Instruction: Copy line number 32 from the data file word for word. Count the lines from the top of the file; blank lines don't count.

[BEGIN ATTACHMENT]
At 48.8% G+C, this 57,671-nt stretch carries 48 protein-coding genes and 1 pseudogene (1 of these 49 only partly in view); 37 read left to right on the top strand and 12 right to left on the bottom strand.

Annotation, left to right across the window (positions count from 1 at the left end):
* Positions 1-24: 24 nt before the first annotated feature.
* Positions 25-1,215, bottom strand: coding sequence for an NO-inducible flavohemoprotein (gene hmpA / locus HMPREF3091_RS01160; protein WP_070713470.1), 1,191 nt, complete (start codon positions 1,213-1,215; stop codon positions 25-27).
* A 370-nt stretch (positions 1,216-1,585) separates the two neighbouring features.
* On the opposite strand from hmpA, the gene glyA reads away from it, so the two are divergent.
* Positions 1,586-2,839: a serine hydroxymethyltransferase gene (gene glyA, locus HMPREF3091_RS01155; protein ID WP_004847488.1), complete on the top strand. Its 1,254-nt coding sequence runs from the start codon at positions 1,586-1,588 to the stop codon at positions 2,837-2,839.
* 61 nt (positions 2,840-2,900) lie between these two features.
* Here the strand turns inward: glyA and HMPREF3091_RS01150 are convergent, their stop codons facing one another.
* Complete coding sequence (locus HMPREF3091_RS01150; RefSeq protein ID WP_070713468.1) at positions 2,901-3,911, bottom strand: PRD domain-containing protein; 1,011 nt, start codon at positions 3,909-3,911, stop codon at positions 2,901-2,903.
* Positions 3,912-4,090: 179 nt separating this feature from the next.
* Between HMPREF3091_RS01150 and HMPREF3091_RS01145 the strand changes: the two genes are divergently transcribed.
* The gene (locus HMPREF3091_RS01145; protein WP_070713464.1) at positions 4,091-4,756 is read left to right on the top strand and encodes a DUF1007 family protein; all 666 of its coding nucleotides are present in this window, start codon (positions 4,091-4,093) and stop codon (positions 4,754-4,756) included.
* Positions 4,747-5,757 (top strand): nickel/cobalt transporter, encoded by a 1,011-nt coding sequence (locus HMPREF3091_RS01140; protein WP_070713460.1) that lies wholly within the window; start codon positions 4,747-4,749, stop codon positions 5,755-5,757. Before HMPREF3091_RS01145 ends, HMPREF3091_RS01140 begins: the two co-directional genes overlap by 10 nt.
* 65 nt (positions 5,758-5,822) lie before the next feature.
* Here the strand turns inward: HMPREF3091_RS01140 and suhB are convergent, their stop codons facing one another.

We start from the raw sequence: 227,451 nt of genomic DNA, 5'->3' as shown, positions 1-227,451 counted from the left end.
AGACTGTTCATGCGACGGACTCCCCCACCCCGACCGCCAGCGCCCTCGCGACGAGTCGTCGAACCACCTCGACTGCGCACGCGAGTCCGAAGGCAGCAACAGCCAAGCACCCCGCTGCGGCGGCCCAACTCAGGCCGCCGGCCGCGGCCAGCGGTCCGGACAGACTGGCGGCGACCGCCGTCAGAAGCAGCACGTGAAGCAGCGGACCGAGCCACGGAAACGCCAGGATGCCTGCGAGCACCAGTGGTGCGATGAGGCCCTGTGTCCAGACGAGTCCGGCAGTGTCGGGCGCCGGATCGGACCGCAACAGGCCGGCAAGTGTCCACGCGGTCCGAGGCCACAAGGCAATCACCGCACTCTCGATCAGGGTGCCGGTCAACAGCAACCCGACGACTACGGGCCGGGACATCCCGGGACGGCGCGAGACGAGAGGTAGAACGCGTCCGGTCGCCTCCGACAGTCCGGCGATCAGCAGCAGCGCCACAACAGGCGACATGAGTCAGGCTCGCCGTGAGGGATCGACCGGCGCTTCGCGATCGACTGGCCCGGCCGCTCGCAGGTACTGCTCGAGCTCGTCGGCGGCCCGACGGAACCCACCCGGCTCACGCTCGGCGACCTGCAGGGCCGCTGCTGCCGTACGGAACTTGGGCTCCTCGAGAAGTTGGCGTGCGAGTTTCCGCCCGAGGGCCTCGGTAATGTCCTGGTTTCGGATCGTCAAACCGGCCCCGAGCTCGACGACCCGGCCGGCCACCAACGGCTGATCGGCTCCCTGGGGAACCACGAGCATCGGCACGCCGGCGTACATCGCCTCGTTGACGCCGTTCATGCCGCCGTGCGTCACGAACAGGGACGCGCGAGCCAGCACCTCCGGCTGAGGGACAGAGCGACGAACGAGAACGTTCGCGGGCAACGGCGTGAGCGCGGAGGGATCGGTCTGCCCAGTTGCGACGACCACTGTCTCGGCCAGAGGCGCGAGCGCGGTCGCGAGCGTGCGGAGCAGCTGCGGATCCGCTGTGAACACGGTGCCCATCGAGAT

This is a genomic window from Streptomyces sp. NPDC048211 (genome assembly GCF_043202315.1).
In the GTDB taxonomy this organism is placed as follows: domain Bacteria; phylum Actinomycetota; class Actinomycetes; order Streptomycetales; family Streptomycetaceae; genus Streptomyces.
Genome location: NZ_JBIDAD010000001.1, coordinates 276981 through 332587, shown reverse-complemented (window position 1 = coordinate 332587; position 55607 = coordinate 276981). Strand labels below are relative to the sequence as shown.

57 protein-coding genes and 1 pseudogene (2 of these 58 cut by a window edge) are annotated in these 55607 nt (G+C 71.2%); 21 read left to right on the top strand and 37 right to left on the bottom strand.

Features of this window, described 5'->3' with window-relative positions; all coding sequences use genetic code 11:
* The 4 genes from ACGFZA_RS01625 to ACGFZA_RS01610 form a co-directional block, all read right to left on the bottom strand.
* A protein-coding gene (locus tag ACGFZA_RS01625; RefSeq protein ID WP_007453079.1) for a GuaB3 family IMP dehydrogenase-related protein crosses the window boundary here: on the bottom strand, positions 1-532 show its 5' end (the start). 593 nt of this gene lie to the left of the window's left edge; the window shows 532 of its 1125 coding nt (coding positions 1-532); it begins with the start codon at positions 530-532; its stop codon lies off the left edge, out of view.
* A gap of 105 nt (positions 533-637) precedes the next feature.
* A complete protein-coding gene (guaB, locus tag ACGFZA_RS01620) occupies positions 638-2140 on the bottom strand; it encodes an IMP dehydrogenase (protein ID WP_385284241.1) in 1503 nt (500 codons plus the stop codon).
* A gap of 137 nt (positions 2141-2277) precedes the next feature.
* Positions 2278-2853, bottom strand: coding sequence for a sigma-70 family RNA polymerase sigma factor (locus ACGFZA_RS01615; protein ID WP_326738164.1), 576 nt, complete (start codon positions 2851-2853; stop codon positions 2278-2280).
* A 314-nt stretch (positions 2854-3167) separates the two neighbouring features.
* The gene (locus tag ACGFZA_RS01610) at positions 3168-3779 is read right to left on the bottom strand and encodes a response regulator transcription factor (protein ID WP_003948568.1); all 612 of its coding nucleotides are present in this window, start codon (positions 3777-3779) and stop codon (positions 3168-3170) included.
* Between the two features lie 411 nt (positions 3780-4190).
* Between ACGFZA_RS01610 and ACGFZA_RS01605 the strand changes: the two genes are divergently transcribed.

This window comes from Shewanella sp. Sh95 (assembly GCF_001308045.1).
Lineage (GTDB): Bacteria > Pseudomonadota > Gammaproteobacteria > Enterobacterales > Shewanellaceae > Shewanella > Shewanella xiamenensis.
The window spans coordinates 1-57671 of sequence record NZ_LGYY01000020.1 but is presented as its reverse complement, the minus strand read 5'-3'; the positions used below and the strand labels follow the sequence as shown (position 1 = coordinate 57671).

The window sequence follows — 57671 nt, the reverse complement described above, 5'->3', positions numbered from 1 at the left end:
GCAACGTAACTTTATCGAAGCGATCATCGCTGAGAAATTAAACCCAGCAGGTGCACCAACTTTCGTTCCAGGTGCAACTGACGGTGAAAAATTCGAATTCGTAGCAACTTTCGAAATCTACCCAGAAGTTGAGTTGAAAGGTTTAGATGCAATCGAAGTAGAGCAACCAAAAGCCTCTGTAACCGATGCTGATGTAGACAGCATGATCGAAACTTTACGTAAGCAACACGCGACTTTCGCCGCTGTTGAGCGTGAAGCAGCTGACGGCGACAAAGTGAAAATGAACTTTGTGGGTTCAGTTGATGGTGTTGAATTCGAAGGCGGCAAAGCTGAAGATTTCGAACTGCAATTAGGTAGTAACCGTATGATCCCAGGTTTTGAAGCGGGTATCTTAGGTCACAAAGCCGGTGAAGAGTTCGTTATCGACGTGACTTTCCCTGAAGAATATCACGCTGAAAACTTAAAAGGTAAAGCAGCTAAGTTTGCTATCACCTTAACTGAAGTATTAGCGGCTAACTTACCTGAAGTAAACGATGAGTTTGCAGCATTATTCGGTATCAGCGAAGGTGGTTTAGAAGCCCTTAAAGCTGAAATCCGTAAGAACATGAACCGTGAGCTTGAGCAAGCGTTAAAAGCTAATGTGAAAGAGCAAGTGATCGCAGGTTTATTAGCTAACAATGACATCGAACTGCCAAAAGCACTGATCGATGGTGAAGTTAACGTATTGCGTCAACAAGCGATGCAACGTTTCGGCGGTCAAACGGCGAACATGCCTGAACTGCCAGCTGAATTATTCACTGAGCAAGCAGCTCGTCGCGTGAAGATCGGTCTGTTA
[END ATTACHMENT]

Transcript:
* Between the two features lie 411 nt (positions 3780-4190).